How science will suffer as US pulls out of Iran nuclear deal

By Jeff Tollefson

On 8 May, US President Donald Trump announced his decision to exit the Iran nuclear deal, hampering ongoing efforts to establish scientific collaborations between researchers in the two countries. Scientists say that the move will make a bad situation worse.

Under the 2015 Joint Comprehensive Plan of Action (JCPOA), Iran agreed to scale back its nuclear programme and allow international inspections of its facilities in exchange for the removal of economic sanctions imposed by the United States, the European Union, Britain, Russia and China. At the time, many researchers saw the agreement as an opportunity to bolster Iranian science and to expand international collaborations.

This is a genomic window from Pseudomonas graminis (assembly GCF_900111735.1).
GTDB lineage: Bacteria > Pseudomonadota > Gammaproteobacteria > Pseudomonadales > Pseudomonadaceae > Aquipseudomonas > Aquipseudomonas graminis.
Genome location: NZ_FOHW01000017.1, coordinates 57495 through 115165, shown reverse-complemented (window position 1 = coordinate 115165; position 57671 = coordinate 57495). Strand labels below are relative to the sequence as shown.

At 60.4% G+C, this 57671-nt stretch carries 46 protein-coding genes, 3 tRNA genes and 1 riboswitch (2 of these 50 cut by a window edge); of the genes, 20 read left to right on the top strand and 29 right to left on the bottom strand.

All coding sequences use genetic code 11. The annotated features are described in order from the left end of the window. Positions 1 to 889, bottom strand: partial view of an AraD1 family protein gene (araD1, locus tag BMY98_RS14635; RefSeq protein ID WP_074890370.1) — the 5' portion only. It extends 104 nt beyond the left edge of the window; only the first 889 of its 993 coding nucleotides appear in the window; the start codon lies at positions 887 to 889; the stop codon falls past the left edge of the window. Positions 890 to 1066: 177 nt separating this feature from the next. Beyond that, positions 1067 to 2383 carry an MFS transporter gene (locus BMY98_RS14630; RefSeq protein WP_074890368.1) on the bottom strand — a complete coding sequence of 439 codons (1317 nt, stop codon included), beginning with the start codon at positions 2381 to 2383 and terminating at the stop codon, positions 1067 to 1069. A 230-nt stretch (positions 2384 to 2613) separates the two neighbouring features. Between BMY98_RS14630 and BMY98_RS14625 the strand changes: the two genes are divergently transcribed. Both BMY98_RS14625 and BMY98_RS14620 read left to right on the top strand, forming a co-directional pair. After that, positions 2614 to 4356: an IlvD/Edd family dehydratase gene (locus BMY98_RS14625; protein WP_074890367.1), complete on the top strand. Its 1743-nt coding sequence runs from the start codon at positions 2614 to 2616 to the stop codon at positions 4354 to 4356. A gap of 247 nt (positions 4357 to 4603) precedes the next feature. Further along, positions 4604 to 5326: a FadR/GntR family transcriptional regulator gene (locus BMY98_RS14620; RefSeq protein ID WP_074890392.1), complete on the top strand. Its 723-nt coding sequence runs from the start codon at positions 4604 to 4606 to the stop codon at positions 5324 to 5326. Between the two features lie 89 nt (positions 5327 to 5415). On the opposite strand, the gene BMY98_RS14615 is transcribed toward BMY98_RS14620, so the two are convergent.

But those plans have encountered roadblocks since the 2015 deal. For example, when Trump took office last year, long-standing efforts to establish scientific exchanges between Iran and the United States came to a halt. And workshops organized by the US National Academies of Sciences, Engineering, and Medicine (NASEM) between 2010 and 2017 — meant to bolster collaborations in diverse fields including solar energy and water resource management — stopped after the Trump administration raised questions about Iran and the nuclear deal, says Glenn Schweitzer, who spearheaded the NASEM work in Washington DC.

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